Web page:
Today I’d like to tell you a little story that has been passed down to us from the lives, stories and teachings of the Desert Fathers and Mothers of Wadi El Natrun in the wilderness deserts of Northern Egypt

*(Wadi El Natrun means 'The Valley of Natron,' also known as Σκήτις Scetis in Hellenistic Greek and Ϣⲓϩⲏⲧ 'Šihēt, in Coptic' meaning, 'Purification of the Heart-Mind').*

Once there was a devout monk who lived in the caves of the desert of Northern Africa.

He was known far and wide for his wisdom.

But few people had ever met this enigmatic man, who had chosen a life of solitude, contemplation and prayer, separate from the rest of society.

On one occasion though, he was invited to a gathering of monks — a synod of sorts.

It wasn’t known whether he would accept the invitation, as he rarely bothered with such affairs.

But come he did.

He travelled for days through the blistering heat of the wilderness to reach the monastery.

Arriving late, the dusty foot hermit went directly to the chapel where the meeting was being held, forgoing the opportunity to wash up and refresh his body with a little food.

He stood outside the doors for a while, listening to the voice of someone teaching, inside for the meeting had already started.

After a minute or two, he quietly slipped in.

The porter, a younger monk standing by the door, recognized him and with respect, smiled and greeted him silently with a hand gesture and bow.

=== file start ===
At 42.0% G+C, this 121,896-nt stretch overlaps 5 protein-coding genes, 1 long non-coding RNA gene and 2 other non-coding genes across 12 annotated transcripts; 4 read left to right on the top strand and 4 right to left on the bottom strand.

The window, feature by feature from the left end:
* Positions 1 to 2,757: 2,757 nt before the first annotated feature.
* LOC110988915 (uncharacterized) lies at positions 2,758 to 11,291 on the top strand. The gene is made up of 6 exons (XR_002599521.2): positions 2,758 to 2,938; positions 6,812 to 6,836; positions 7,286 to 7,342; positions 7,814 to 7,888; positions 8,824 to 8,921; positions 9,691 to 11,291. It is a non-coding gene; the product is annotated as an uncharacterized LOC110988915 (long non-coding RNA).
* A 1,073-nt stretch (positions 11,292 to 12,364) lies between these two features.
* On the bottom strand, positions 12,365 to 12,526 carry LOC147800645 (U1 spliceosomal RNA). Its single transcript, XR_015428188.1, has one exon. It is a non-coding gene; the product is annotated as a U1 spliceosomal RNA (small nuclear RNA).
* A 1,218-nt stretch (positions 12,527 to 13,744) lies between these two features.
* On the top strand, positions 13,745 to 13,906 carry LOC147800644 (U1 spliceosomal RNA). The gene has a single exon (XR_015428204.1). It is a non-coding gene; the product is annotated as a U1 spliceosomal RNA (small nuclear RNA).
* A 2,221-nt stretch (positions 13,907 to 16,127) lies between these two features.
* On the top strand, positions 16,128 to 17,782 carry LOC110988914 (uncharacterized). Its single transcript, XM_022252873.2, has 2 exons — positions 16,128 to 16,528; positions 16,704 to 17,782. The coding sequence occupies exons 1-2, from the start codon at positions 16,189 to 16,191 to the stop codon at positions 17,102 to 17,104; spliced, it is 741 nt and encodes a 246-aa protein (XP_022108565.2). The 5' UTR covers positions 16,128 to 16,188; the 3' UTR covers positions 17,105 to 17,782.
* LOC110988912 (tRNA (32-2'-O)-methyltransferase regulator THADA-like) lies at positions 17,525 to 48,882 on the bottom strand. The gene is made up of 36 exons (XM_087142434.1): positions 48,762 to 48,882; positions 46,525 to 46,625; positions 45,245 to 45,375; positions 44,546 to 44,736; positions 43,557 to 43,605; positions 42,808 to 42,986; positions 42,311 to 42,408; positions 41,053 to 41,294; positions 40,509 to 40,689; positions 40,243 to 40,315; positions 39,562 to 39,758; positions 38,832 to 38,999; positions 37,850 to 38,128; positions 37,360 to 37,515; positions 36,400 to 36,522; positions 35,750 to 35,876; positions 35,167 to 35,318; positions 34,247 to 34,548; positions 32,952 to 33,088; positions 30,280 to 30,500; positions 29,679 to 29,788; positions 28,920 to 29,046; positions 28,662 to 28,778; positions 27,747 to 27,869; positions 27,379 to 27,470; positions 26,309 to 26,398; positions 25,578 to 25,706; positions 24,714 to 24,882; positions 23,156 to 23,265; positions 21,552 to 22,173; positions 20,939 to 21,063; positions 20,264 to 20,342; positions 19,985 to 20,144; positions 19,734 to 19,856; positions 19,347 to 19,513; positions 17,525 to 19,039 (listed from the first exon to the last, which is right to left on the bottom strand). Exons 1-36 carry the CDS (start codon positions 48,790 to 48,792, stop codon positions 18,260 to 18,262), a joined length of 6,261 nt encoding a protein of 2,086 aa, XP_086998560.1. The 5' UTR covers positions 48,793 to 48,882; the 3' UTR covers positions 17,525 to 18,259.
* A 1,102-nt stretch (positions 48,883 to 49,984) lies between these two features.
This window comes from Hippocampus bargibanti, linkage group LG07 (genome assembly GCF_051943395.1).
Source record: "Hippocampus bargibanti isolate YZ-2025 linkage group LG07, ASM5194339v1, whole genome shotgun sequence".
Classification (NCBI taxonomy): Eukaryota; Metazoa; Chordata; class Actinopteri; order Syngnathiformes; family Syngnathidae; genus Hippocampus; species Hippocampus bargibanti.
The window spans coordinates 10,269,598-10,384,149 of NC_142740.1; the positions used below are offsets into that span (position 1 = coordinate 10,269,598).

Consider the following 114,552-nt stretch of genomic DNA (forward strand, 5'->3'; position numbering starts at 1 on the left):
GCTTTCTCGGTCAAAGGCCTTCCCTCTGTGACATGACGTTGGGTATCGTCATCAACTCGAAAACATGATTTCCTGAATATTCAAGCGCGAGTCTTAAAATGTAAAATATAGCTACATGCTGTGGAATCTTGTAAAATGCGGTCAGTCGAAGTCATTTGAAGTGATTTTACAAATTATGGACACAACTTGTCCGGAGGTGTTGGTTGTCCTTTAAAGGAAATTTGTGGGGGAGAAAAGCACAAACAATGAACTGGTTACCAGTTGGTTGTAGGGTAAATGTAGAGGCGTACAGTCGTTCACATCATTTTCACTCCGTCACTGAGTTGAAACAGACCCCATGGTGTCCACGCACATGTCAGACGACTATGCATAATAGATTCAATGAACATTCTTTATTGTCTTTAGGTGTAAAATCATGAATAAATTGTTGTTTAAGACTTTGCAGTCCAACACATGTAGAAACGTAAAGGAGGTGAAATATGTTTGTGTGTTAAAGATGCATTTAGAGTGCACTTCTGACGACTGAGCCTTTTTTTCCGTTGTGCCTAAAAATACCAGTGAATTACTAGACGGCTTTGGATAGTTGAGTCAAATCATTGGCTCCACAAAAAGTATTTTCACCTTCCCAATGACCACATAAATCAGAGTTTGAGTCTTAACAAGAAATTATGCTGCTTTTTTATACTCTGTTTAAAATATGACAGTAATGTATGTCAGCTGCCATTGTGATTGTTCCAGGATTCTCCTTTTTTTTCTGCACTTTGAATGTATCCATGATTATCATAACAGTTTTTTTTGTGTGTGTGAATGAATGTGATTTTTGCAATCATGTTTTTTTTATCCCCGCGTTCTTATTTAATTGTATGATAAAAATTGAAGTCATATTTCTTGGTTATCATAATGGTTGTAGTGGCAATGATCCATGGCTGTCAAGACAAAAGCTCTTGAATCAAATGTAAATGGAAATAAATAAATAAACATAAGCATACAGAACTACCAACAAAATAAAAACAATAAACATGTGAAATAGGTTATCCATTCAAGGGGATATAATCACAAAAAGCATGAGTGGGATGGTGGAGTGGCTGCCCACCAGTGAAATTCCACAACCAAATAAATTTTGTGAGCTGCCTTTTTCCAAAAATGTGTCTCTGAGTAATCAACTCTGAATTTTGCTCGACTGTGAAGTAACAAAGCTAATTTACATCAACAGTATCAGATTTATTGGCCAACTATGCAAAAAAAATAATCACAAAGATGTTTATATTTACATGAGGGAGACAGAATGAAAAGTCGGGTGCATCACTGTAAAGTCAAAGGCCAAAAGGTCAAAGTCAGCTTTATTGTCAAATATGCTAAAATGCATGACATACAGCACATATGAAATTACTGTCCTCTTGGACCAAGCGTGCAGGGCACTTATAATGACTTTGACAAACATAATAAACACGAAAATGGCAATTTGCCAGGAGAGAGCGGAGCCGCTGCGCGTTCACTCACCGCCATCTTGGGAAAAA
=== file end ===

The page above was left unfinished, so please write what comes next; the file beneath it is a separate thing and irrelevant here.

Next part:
Once inside, the monk set his bag down, stood at the back of the room and listened.

After a short while, the hierophant —

the one teaching —

opened a scroll

and began to recite this proverb...

"Life Giver!

Place a guard at my mouth —

a sentry at the door of my lips —

to keep me

from violating,



and perpetuating suffering."

At that, the old monk smiled knowingly —

bowed with reverence —

picked up his bag —

slung it over his shoulder —

and silently walked out the door.

The younger monk —

the porter who had been attending the door —

followed him outside,

where perplexed,

he whispered,

“But Abba *(Abba means "father")*,

I do not understand…

you have only just arrived!

Why are you now leaving?”

The dusty foot hermit’s brown, weather-beaten face radiated with childlike joy and wonder, as if he had just received a treasure of great value.

“I have heard enough.”

he replied,

“Now, I must go and practice!”

Thus he set off

back to his wilderness hermitage —

and as they story goes...

wasn’t seen again




May your every breath be peace, light and Ineffable Love.

Not two.